Magnetic Resonance Imaging in Quantifying Brain Tumor Therapy Response in Patients with Brain Tumors
|Sponsor||University of Michigan|
|Collaborator||National Institutes of Health (NIH)|
|Start date||September 1999|
|End date||December 2017|
|Trial size||190 participants|
|Trial identifier||NCT00724191, 5P01CA085878-12, CA85878-12, HUM 00051052|
The purpose of this study is to determine if new MRI methods that measure various information and chemical makeup in the brain, will give early information regarding response to treatment in patients with brain tumors.
|Intervention model||single group assignment|
To determine if new MRI methods that measure information related to the brain will give an earlier determination as to how well patients with brain tumors are responding to treatment.
time frame: approximately 1 year
Male or female participants at least 18 years old.
- Patients over the age of 18 who have been diagnosed with a brain tumor of the central nervous system and a treatment plan has been discussed.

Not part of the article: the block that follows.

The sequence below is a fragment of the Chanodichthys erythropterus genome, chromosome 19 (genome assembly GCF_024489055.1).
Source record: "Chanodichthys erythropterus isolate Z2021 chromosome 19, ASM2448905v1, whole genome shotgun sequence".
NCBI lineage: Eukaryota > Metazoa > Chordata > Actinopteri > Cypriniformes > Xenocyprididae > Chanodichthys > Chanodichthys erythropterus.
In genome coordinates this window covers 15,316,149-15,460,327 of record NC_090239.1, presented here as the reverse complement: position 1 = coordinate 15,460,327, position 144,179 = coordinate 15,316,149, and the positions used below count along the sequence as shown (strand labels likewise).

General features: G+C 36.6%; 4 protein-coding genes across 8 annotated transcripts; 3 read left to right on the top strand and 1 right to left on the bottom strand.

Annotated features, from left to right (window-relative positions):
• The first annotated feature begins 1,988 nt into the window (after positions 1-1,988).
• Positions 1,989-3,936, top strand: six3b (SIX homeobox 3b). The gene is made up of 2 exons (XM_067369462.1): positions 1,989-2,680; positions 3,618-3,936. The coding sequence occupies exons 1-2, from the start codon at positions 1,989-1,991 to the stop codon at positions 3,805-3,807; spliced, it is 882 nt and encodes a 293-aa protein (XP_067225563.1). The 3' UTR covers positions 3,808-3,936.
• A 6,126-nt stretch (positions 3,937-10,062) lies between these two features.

- Must be willing/able to undergo 3 to 5 additional contrast enhanced research MRI scans.
- You can take part in this study if you are NOT afraid of small, enclosed places.
- A patient who is claustrophobic.
- Females who are pregnant or lactating.
- Patients who have electrically, magnetically or mechanically activated implants such as heart pacemaker, magnetic surgical clips, prosthesis or or implanted neurological stimulator.
- Any patient who has a history of allergic reactions to MR contrast agent (Omniscan, Magnevist, MultiHance)
- Patients who require general anesthesia to complete MRI exam or patients who have had a negative reaction to MRI sedation. (Chloral Hydrate, Pentobarbital or Versed)
- You should NOT have any metals, or implanted devices in your body, for example, aneurysm clips, pacemakers, or artificial joints or limbs. It is extremely important that you tell us about any and all surgeries you have had so that we might now if there is a chance that any metal would be inside you. Also, if your job or any other experience might have left metal fragments in your body, please let us know, as the MRI's strong magnetic field could disturb a metal fragment in your body or interfere with an implanted device, such as a pacemaker, causing you harm.
|Official title||Quantitation of Human Brain Tumor Therapy Response by MR|
|Principal investigator||Thomas L. Chenevert, Ph.D|
|Description||The purpose of this study is to see if new MRI methods which measure information related to water, blood flow, and chemical makeup in the brain, can give early information of how well treatment is working in patients with brain tumors.|
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